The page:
The UK private sector is experiencing its lowest employment levels in a decade, as hiring decisions are clouded by uncertainty surrounding economic prospects amidst high interest rates and sluggish consumer demand.
According to the latest data from BDO, a leading accountancy and business advisory firm, the employment index has dropped for the seventh consecutive month to 98.77, marking its lowest point since August 2013, during the aftermath of the global financial crisis.
This downward trend in hiring mirrors the subdued economic landscape, with projections indicating that the UK’s annual GDP growth will linger at a modest 0.6 per cent this year. Recent figures suggest the economy expanded by only 0.5 per cent last year, with indications pointing to a recession towards the end of 2023, as forecasted by analysts.
BDO’s findings align with other indicators showing a cooling job market. The latest workforce snapshot from the Recruitment and Employment Confederation and KPMG reveals a slowdown in starting salary growth to its weakest pace in nearly three years. Moreover, permanent hiring has been in decline since October 2022.
The Chartered Institute of Personnel and Development (CIPD) reports a downward revision in pay expectations across both private and public sectors. Private firms anticipate a 4 per cent rise in pay for 2024, down from previous years, while expectations in the public sector have also dipped from 5 per cent to 3 per cent.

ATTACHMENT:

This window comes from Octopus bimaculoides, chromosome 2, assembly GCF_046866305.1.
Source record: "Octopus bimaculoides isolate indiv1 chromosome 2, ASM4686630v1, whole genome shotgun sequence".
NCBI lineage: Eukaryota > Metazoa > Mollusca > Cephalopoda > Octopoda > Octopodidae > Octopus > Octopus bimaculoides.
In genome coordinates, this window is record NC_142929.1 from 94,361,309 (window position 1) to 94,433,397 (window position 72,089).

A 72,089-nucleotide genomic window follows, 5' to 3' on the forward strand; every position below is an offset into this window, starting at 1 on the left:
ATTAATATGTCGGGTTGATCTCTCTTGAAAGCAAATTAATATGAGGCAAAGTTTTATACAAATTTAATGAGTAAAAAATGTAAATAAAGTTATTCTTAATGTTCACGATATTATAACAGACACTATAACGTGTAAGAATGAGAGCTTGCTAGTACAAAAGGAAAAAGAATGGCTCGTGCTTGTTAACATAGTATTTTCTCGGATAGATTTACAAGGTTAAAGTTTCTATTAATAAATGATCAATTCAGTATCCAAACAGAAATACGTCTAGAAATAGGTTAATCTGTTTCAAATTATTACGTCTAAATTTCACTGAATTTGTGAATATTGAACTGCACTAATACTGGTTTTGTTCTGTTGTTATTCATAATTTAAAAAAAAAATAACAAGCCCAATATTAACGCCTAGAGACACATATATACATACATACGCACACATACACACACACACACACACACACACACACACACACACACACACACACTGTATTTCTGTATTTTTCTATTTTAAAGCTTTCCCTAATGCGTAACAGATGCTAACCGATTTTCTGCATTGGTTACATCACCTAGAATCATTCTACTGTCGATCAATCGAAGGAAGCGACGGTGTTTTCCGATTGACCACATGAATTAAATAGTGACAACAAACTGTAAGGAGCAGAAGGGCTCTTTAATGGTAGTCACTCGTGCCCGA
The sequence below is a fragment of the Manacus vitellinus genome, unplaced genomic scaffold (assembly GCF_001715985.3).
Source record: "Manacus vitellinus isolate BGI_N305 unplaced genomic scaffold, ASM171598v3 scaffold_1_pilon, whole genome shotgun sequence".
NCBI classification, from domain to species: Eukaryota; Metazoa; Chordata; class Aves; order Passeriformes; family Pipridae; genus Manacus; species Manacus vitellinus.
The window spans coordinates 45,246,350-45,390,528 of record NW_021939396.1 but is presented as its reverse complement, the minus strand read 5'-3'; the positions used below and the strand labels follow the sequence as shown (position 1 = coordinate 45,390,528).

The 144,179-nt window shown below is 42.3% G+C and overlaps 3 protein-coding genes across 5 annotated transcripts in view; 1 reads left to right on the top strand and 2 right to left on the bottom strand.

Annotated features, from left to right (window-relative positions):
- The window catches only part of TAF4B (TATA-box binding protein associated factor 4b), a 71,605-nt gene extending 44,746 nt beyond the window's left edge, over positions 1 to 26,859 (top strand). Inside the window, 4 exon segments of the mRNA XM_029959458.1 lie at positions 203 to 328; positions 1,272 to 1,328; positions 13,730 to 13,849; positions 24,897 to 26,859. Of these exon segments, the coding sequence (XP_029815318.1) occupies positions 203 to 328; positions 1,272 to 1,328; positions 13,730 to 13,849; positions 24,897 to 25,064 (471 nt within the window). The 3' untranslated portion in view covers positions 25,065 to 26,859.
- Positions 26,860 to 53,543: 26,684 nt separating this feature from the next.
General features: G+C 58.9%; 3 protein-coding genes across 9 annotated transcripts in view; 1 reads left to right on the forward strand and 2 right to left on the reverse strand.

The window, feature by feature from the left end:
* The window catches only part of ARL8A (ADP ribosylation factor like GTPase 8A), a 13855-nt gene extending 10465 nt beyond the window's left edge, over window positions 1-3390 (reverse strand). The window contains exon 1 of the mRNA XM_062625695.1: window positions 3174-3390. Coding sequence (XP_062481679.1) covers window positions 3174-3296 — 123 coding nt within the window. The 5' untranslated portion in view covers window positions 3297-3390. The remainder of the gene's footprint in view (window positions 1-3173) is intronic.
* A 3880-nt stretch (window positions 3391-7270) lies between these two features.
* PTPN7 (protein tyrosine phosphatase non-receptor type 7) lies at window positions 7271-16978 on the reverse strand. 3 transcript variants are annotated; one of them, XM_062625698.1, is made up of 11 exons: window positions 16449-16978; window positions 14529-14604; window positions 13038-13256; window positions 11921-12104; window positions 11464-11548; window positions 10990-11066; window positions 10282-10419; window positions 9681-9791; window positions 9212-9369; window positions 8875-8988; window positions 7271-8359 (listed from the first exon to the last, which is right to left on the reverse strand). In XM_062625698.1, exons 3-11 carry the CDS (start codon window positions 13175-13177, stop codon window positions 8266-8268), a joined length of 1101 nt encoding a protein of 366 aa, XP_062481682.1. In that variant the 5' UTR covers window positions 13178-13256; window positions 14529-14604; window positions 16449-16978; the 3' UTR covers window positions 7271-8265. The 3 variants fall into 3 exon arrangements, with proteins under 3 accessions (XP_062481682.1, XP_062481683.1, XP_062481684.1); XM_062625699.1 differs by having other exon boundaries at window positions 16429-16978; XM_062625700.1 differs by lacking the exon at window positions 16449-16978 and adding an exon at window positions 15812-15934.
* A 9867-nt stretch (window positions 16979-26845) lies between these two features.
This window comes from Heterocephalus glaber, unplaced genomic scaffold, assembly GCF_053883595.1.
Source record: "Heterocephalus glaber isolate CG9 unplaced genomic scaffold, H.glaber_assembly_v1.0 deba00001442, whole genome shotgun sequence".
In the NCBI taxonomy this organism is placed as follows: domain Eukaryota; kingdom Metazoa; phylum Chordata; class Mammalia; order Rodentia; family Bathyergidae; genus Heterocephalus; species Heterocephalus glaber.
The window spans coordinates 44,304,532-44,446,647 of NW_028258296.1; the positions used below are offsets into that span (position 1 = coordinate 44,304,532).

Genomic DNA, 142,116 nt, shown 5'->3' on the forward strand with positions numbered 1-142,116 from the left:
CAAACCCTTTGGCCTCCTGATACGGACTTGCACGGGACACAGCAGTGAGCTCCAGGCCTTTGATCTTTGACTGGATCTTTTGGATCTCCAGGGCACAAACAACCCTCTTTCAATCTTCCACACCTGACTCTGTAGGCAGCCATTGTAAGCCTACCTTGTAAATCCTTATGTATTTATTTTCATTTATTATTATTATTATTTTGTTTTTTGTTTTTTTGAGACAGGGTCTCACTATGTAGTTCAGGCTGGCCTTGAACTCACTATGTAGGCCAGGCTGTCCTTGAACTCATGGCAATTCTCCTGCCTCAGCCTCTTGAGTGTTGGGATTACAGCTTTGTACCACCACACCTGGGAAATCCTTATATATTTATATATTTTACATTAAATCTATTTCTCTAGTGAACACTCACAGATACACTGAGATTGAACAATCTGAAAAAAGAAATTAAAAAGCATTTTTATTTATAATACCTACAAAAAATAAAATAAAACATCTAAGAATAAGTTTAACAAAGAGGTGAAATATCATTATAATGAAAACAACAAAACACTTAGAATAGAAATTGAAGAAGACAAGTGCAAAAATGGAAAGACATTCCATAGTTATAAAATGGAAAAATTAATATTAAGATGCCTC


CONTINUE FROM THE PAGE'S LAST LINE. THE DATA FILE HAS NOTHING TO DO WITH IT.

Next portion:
Despite these challenges, a third of surveyed employers expressed intentions to expand their workforce in the next three months, while one in ten anticipates reducing staffing levels.
Conflicting signals in unofficial labour market data versus official estimates from the Office for National Statistics have complicated the Bank of England’s assessment of inflation trends. Weaker pay growth is seen as a prerequisite by rate-setters for initiating interest rate cuts from the current 5.25 per cent.
In a more positive note, BDO highlights a growth uptick in January, with its output index reaching its highest level since July 2022 at 99.42. This resurgence in service sector activity is seen as a driving force behind the overall improvement.
Kaley Crossthwaite, a partner at BDO, acknowledges the cautious optimism among businesses, noting, “It’s encouraging to see our resilient services sector leading some positive momentum in January.” However, she stresses the need for targeted support for businesses as demand continues to recover gradually.
Financial markets anticipate three base rate cuts from the Bank of England this year, fewer than the six initially projected. This recalibration reflects the central bank’s stance, emphasizing the necessity of more evidence of falling inflation before considering policy loosening.
Crossthwaite underscores the ongoing challenges, stating, “We can’t be complacent. While certain pressures are starting to ease, demand hasn’t fully returned to pre-pandemic levels, and businesses will require tailored support in the months ahead.”